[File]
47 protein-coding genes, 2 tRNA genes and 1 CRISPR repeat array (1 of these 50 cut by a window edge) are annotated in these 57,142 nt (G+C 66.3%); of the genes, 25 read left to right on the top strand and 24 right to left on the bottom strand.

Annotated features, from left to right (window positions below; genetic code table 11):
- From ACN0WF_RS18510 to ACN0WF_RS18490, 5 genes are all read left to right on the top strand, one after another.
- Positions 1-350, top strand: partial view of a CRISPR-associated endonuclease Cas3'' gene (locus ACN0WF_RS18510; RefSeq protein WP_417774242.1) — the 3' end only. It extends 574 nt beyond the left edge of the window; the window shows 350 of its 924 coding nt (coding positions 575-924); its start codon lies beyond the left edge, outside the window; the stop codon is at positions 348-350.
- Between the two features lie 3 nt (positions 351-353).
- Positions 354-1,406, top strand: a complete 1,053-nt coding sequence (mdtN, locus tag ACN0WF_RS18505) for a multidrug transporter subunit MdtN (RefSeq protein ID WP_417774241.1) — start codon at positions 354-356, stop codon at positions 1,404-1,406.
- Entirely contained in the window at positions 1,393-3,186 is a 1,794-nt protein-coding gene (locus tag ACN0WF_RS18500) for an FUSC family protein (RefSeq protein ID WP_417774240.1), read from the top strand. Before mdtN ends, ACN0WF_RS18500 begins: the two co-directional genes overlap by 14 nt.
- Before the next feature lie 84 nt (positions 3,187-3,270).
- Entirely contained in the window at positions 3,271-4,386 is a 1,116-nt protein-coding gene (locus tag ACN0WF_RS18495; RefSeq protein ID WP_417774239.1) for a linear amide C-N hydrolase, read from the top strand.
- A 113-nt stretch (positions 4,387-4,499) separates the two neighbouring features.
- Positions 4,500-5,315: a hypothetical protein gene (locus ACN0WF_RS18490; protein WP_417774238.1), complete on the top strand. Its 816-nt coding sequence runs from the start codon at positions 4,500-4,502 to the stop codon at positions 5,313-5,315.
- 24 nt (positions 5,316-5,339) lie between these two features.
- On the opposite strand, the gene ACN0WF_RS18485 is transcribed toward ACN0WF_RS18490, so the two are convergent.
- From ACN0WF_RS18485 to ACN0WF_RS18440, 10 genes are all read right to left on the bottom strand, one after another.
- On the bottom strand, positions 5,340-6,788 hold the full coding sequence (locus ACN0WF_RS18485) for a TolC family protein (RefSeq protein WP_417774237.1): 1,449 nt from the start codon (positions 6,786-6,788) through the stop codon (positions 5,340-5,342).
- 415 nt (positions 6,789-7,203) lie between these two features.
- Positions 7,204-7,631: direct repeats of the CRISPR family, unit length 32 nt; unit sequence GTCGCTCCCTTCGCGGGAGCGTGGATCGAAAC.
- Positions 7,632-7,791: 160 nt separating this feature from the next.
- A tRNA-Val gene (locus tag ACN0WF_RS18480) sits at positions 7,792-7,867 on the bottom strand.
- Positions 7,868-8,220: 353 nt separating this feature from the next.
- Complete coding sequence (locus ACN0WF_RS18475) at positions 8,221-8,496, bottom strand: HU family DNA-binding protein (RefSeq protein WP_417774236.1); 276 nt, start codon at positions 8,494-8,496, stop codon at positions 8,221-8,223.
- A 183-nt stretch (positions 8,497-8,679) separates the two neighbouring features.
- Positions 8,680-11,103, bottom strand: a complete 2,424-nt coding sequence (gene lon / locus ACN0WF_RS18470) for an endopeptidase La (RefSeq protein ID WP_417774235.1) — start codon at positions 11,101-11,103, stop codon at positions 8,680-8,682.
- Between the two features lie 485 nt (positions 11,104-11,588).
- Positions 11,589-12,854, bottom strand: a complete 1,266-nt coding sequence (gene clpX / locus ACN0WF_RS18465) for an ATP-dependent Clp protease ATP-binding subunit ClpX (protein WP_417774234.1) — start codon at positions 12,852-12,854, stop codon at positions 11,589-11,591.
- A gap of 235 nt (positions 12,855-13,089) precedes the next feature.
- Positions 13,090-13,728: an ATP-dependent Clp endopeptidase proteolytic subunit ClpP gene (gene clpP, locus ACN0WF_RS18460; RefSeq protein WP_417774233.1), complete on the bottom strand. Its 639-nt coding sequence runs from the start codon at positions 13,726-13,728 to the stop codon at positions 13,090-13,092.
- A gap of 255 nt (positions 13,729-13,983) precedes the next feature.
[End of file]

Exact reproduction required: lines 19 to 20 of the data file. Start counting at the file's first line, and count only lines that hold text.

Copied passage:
- A tRNA-Val gene (locus tag ACN0WF_RS18480) sits at positions 7,792-7,867 on the bottom strand.
- Positions 7,868-8,220: 353 nt separating this feature from the next.